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Iran and Egypt to resume flights

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Egypt and Iran have agreed to resume direct flights between their capitals for the first time in three decades.

Following talks in Egypt, officials said 28 weekly flights would resume between Cairo and Tehran, but did not specify when they would begin.

Ties broke down in 1980 in the wake of the Islamic Revolution in Iran and Egypt's recognition of Israel.

Ties remain strained, but Iranian media said the move could be a prelude to the resumption of formal ties.

The agreement was signed by Egyptian and Iranian civil aviation authorities, but as yet, no explanation has been given of what led to their deal.

Rami Lakah, who runs privately owned company Egyptian Mission, said that the contract with Iranian counterpart, Kish Air, was for eight years.

Tensions between Egypt and Iran rose in the wake of the 1979 Islamic Revolution - when Egypt gave asylum to the deposed Shah of Iran. Iran also opposed Egypt's recognition of Israel.

For the past three decades, the two regional powers - one predominantly Shia Muslim and the other mainly Sunni - have competed for influence in the Middle East and maintained only interest sections, rather than embassies, in each other's capitals, the BBC's Yolande Knell reports from Cairo.

While there have been few recent signs of improving relations, Iran's semi-official Fars news agency has suggested the visit of an Iranian delegation to discuss air travel and tourism - could be the prelude to the resumption of diplomatic ties.

Iran, Egypt to resume direct flights after 31-year freeze
Civil aviation and tourism officials agree to begin 28 weekly flights between the two countries, though a start date is unclear. The deal could be 'a prelude' to renewed diplomatic ties for the regional rivals.
October 04, 2010|By Borzou Daragahi and Amro Hassan, Los Angeles TimesReporting from Beirut and Cairo — Iran and Egypt, two countries that long have been openly hostile to each other, made a surprise agreement Sunday to resume direct flights for the first time since radical clerics ousted Iran's monarchy in 1979.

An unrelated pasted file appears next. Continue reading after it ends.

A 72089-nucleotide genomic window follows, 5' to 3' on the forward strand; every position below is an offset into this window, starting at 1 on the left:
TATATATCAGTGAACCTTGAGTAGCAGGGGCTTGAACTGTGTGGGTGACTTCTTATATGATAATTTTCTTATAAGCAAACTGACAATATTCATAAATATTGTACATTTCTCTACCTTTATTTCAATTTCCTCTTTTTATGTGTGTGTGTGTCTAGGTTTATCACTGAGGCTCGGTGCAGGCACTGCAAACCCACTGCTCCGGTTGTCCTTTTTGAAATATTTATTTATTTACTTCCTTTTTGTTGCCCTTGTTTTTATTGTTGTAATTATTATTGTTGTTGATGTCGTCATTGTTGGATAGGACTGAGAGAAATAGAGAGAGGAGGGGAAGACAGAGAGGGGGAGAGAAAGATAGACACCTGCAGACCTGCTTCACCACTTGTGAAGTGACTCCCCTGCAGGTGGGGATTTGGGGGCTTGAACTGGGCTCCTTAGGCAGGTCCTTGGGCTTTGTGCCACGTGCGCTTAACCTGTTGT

Civil aviation and tourism authorities meeting in Cairo signed an accord to begin 28 weekly flights between the two countries but did not specify a start date, media in both countries reported.

The pronouncement baffled observers. The two countries back opposing political camps in Iraq, Lebanon and the Palestinian territories, lack full diplomatic ties and continually snipe at each other. But Iran's pro-government Fars news agency described the deal and a visit by an Iranian trade delegation to Cairo as "a prelude to the resumption of ties between the two countries."

The aviation accord comes as U.S.-backed peace talks between Israel and the Palestinians struggle for traction. Israel has refused to halt the expansion of settlements in the West Bank, and the Palestinians say negotiations cannot go on while construction continues.

The Jewish settlements are enormously unpopular in the Arab world, but there was no suggestion that Egypt was trying to gain leverage over Israelis or their American backers by making a deal at a time the West is trying to isolate Iran over its nuclear program.

"This move has been long in coming," said Karim Sadjadpour, an Iran specialist at the Carnegie Endowment for International Peace, a Washington think tank. "What's remarkable isn't the resumption of direct flights between Tehran and Cairo, the two largest cities in the Middle East, but the fact that it has taken over 30 years for it to happen."

Iran appears to be seeking business opportunities to make up for economic troubles caused in part by international sanctions. On Sunday, Iranian aviation authorities announced a 30% increase in domestic air fares to make up for airline budget shortfalls. A day earlier Iranian officials announced a flurry of deals with Syria.

The Egyptian aviation accord coincided with the arrival of an Iranian delegation attending a World Health Organization conference in Cairo, and appeared to be part of a $1.37-billion deal recently announced between Egyptian tycoon Rami Lakah and Iran's privately owned Kish Airlines, which now mostly flies Iranians between the Persian Gulf and Tehran.

Rapprochement between Egypt and Iran could change the diplomatic balance of the Middle East, but many hurdles remain. Tehran calls Egypt, which has a peace treaty with Israel, a U.S. lackey, while Cairo considers the Islamic Republic an exporter of extremist Islam and terrorism.

Egyptian officials have complained for years that Iran continues to publicly hail the assassin of Anwar Sadat, who signed Cairo's peace deal with Israel. Egypt hosts the tomb of Mohammed Reza Shah Pahlavi and annually honors the late monarch, which ruffles Iran.
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